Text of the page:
The President of Pagos de Familia, Carlos Falcó, will be attending the conference "Export and Production Models" as a lecturer on the upcoming May 13th
Being as knowledgeable of the reality of the vineyard in Castilla-La Mancha as he is, the Marquis of Griñón, Carlos Falcó, will be attending a conference in his capacity as lecturer that will be moderated by Ramón Tamanes, the same along with José Luis Bonet, President of Freixenet; José García Carrión, President of the García Carrión Group; Félix Solís, President of Félix Solis Avantis; and Pau Roca, Secretary of the FEV (Spanish Wine Federation). Falcó will be contributing with his experience as a winemaker, analyzing the export model, which is something he was already dedicated to way before it started being promoted during the last few years with the advent of the economic crisis in 2008. "This spirit has awakened a bit later in this region, although the truth of the matter is that times have changed and we now find ourselves in a completely different world to which we must adapt", he reflects.
Hence the Marquis of Griñón considers the work carried out at FENAVIN from its very beginnings as a commercial event as something very valuable, "I have always supported the trade fair, from its very beginnings: the Director is truly carrying out exceptional work and he has managed to consolidate the trade fair at an international level, attracting buyers from right around the world", he affirms, stating that he is a "big fan" of the trade fair.
Falcó, the current President of Pagos de Familia, is one of the most highly respected winemakers in the wine-growing sector both in Castilla-La Mancha and at a national level, as he represents one of the first promoters of the Pagos de España Designation of Origin, giving the high regard to the roots and land as an added value in the final product that they deserve. A wine that should not be sold in bulk –as has been tradition in Castilla-La Mancha- and which must be taken care of as of the moment when the grape turns into its own juice right through to when it reaches the table, he mentions. "If we do not want to sell cheap wine if it is not at a certain price level, then we must conceive another way of handling the vineyard", Falcó warns, "the winery must be fully prepared to bottle and label, the cork and cases must be ready, there must be enough space for stock and the option of having a temperature-controlled area and sufficient logistics to obtain a quality product is of essence".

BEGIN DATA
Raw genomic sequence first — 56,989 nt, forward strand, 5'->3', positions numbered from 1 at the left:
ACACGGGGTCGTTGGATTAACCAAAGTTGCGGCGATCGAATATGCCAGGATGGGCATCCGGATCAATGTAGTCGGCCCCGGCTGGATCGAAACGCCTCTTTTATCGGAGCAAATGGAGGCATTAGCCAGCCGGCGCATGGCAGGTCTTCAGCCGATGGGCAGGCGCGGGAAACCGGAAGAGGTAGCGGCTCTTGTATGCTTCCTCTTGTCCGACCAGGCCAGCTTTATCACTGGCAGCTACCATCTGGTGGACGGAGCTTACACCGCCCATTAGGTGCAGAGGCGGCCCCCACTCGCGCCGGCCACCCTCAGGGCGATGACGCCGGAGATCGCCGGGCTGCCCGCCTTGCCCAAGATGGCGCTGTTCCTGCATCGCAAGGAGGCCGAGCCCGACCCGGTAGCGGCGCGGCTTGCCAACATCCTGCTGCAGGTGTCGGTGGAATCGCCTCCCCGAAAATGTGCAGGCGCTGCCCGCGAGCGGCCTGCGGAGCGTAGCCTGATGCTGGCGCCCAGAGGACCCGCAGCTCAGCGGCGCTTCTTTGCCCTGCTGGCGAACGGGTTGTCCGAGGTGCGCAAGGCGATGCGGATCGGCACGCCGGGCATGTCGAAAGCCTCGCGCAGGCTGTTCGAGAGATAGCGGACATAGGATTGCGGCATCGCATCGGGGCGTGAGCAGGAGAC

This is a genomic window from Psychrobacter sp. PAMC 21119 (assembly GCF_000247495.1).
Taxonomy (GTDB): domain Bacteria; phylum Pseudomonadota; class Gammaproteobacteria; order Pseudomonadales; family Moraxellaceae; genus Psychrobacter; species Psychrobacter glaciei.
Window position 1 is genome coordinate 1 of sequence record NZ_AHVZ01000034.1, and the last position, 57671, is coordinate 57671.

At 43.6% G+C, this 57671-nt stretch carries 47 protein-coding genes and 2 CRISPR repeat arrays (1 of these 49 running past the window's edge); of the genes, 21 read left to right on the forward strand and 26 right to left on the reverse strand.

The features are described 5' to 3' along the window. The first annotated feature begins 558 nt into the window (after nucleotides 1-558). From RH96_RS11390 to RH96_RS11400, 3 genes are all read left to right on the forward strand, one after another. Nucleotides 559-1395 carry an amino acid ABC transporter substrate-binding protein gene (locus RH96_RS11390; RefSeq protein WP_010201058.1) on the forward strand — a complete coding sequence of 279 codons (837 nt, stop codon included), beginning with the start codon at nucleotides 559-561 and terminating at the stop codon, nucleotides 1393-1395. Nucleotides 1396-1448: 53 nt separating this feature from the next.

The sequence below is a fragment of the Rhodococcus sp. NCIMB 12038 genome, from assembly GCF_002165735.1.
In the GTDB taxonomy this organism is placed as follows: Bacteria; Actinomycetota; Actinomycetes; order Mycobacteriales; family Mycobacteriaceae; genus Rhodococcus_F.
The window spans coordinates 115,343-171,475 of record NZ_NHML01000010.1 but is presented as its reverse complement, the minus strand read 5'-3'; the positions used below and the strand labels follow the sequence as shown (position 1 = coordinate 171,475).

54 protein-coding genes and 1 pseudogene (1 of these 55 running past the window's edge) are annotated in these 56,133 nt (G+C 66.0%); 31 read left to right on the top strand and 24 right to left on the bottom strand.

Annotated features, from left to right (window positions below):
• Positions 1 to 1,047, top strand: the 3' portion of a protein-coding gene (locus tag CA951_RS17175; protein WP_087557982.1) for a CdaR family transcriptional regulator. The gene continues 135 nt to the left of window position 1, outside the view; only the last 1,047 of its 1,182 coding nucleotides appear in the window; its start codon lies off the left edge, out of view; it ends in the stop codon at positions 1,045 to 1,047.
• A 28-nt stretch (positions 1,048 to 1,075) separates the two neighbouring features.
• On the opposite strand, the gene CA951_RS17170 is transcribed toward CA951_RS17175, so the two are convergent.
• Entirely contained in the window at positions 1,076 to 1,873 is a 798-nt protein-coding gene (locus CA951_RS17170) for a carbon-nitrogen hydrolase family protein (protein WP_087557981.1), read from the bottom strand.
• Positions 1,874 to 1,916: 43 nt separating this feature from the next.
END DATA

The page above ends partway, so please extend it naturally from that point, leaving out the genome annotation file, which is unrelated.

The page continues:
A crystal clear point of view which was certainly not the norm at other times, "when I was branded as a lunatic" by my friends and family and when the authorities would fine me or refuse to issue the permits", he recalls, while chuckling. It wasn"t until the state of autonomies came into being that Carlos Falcó started to see that all the effort that he was putting forward covering the vineyard right through to the offices started to take shape, "Bono and Arias Cañete supported me in the creation of the Pago Designation of Origin, with ours being the very first of them", he recalls, and as of that moment, the way that they started to understand commercialization of wine in both the region and at a national level started to actually establish the bases for a more conscientious and painstaking product, far removed from the philosophy of "bulk as pedigree." "It has actually been a beautiful story that we have also been able to repeat with olive oil", he reminisces. "And we proved that it can be done".
Despite the fact that Castilla-La Mancha is the region with the greatest vineyard in the world –more than a million hectares are planted- Falcó champions the effort in the sector not being solely focused on the agricultural part. "We also have to tell the farmer that perhaps somewhat less should be produced, but at a higher price once bottled, with which the earnings would be greater".
This way the Marquis of Griñón affirms that it is indeed possible to create a brand and establish it at an international level "and positioning it at a global level is something that we have been modestly doing at our winery, from which we export 65% of the production".
A future to which we must adapt
If there is something that has always defined Carlos Falcó it is precisely his capacity to anticipate the present, a visionary attitude that has turned his wineries into a referent at a national level. "He who does not adapt to all that is to come will indeed suffer in extreme", he assures.
At the time he already predicted the important market niche that existed in the development of an export and production model adapted to the global market. Currently he establishes his horizon in the year 2020, followed by a clue that pointed to information that was published in The Economist, "there will be a population of eight billion in the world and 80% of this population will have a smartphone in their pocket from which they will be able to make direct purchases while doing other activities", he explains. This is a circumstance to which we must adapt, he alerts, and "he who does not adapt will indeed suffer".